$ i $ $ d_{in} $ $ f_i $ $ c_i $ $ G(i) $ $ Succ(i) $ $ F(i-1) $ $ Pred(i) $
1 630 85 12 4724 3 0 1
2 561 102 11 3858 4 913 1
3 532 102 10 3463 5 1261 1
4 496 101 9 3041 5 1693 1
5 435 98 8 2391 8 2333 3
6 374 114 7 1859 8 2892 4
7 348 105 6 1634 8 3126 4
8 314 86 5 1325 10 3399 5
9 247 119 4 935 11 3820 8
10 202 110 3 679 11 4045 8
11 135 98 2 368 13 4356 10
12 56 114 1 170 13 4593 10
13 0 13 4724 11
$ i $ $ d_{in} $ $ f_i $ $ c_i $ $ G(i) $ $ Succ(i) $ $ F(i-1) $ $ Pred(i) $
1 630 85 12 4724 3 0 1
2 561 102 11 3858 4 913 1
3 532 102 10 3463 5 1261 1
4 496 101 9 3041 5 1693 1
5 435 98 8 2391 8 2333 3
6 374 114 7 1859 8 2892 4
7 348 105 6 1634 8 3126 4
8 314 86 5 1325 10 3399 5
9 247 119 4 935 11 3820 8
10 202 110 3 679 11 4045 8
11 135 98 2 368 13 4356 10
12 56 114 1 170 13 4593 10
13 0 13 4724 11
Table 2.  Values of $ SF(i-1) $, $ sPred(i) $ and $ R(i) $ for the example in Table 1
$ i $ $ G(i) $ $ Succ(i) $ $ F(i-1) $ $ Pred(i) $ $ SF(i-1) $ $ sPred(i) $ $ R(i) $
1 4724 3 0 1
2 3858 4 913 1
3 3463 5 1261 1 1334 2 4797
4 3041 5 1693 1 1723 3
5 2391 8 2333 3 2343 4 4734
6 1859 8 2892 4 2919 5
7 1634 8 3126 4 3127 5
8 1325 10 3399 5 3426 6 4751
9 935 11 3820 8 3837 7
10 679 11 4045 8 4107 7 4786
11 368 13 4356 10 4380 8 4748
12 170 13 4593 10 4612 11
13 0 13 4724 11 4761 10 4761
$ i $ $ G(i) $ $ Succ(i) $ $ F(i-1) $ $ Pred(i) $ $ SF(i-1) $ $ sPred(i) $ $ R(i) $
1 4724 3 0 1
2 3858 4 913 1
3 3463 5 1261 1 1334 2 4797
4 3041 5 1693 1 1723 3
5 2391 8 2333 3 2343 4 4734
6 1859 8 2892 4 2919 5
7 1634 8 3126 4 3127 5
8 1325 10 3399 5 3426 6 4751
9 935 11 3820 8 3837 7
10 679 11 4045 8 4107 7 4786
11 368 13 4356 10 4380 8 4748
12 170 13 4593 10 4612 11
13 0 13 4724 11 4761 10 4761
Table 3.  Average running times (in seconds) for each pair $ (n, K) $
$ K $
$ n $ 10,000 100,000 1,000,000 10,000,000
25 0 0.033 0.419 5.474
50 0.004 0.053 0.532 5.621
100 0.006 0.061 0.714 7.391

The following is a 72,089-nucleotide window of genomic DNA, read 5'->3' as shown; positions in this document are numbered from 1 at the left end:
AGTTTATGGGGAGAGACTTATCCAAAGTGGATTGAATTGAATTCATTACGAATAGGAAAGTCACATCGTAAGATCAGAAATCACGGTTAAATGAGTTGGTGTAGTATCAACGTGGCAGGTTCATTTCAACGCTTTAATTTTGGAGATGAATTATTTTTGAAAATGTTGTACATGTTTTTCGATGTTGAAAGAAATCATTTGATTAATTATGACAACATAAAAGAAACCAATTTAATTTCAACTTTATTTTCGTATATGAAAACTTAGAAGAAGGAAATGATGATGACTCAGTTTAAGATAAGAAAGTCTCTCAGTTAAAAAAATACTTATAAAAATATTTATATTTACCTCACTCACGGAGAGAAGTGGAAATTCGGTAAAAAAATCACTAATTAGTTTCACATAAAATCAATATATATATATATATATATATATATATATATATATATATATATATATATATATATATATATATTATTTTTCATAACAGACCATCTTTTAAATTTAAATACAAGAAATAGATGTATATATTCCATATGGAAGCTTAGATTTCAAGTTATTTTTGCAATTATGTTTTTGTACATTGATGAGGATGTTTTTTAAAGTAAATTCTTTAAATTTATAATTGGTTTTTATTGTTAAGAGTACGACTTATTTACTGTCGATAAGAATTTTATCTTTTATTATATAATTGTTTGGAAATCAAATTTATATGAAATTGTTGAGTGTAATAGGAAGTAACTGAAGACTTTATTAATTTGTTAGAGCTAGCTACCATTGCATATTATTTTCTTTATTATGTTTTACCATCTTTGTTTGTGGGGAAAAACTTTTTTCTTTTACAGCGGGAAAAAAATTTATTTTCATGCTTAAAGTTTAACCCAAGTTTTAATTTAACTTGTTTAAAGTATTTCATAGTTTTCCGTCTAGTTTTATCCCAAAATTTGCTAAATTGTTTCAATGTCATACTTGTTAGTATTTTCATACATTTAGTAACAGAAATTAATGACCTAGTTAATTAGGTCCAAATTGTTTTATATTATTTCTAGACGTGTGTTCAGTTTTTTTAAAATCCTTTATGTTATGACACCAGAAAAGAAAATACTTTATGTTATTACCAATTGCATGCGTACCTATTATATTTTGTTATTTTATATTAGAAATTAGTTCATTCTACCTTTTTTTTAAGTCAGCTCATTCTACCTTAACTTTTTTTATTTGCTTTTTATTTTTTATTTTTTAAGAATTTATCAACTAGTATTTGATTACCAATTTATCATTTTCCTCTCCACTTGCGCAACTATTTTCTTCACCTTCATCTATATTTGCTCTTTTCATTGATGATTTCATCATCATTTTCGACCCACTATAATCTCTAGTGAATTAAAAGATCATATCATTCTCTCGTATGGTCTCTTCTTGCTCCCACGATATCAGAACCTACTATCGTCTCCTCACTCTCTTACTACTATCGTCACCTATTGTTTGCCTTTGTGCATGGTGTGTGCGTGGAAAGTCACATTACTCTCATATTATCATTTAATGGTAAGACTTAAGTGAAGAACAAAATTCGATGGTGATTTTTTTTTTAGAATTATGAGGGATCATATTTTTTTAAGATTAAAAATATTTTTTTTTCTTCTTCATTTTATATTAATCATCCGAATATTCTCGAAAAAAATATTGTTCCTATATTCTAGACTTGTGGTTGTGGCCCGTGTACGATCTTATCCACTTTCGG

Mean 0.003 0.049 0.555 6.162
$ K $
$ n $ 10,000 100,000 1,000,000 10,000,000
25 0 0.033 0.419 5.474
50 0.004 0.053 0.532 5.621
100 0.006 0.061 0.714 7.391
Mean 0.003 0.049 0.555 6.162
Table 4.  Experiment results for each pair $ (n, R) $
$ n $ $ R $ Optimal Cost Resource Consump. PA time(s) DP time(s)
25 $ C(P1)= $ 351014 720672 351344 707712 0.00 0.64
$ MaxR= $ 790991 650354 351822 614810 0.00 0.50
$ MinR= $ 87809 580036 352354 555182 0.00 0.43
509718 353197 502609 0.00 0.44
439400 354195 434312 0.00 0.34
369081 356091 363770 0.00 0.30
298763 359051 296180 0.00 0.26
228445 365764 225688 0.00 0.20
158127 376905 149418 0.00 0.15
50 $ C(P1)= $ 1505508 1366251 1506134 1330674 0.00 4.96
$ MaxR= $ 1508301 1224202 1506831 1210488 0.00 4.70
$ MinR= $ 87809 1082153 1507974 1081825 0.00 3.87
940104 1509988 939444 0.01 3.40
798055 1512701 797902 0.02 2.73
656005 1517148 653103 0.02 2.20
513956 1525302 511455 0.02 1.61
371907 1544098 370770 0.03 1.05
229858 1571338 225693 0.01 0.69
100 $ C(P1)= $ 5180639 2468624 5181363 2457749 0.00 57.08
$ MaxR= $ 2733159 2204089 5182719 2203037 0.02 48.74
$ MinR= $ 87809 1939554 5184763 1937453 0.08 43.48
1675019 5188282 1662572 0.16 37.67
1410484 5193502 1408381 0.24 30.42
1145949 5206379 1145394 0.41 23.21
881414 5226838 880005 0.61 16.78
616879 5261660 616134 0.71 10.34
352344 5344062 347168 0.50 4.18
$ n $ $ R $ Optimal Cost Resource Consump. PA time(s) DP time(s)
25 $ C(P1)= $ 351014 720672 351344 707712 0.00 0.64
$ MaxR= $ 790991 650354 351822 614810 0.00 0.50
$ MinR= $ 87809 580036 352354 555182 0.00 0.43
509718 353197 502609 0.00 0.44
439400 354195 434312 0.00 0.34
369081 356091 363770 0.00 0.30
298763 359051 296180 0.00 0.26
228445 365764 225688 0.00 0.20
158127 376905 149418 0.00 0.15
50 $ C(P1)= $ 1505508 1366251 1506134 1330674 0.00 4.96
$ MaxR= $ 1508301 1224202 1506831 1210488 0.00 4.70
$ MinR= $ 87809 1082153 1507974 1081825 0.00 3.87
940104 1509988 939444 0.01 3.40
798055 1512701 797902 0.02 2.73
656005 1517148 653103 0.02 2.20
513956 1525302 511455 0.02 1.61
371907 1544098 370770 0.03 1.05
229858 1571338 225693 0.01 0.69
100 $ C(P1)= $ 5180639 2468624 5181363 2457749 0.00 57.08
$ MaxR= $ 2733159 2204089 5182719 2203037 0.02 48.74
$ MinR= $ 87809 1939554 5184763 1937453 0.08 43.48
1675019 5188282 1662572 0.16 37.67
1410484 5193502 1408381 0.24 30.42
1145949 5206379 1145394 0.41 23.21
881414 5226838 880005 0.61 16.78
616879 5261660 616134 0.71 10.34
352344 5344062 347168 0.50 4.18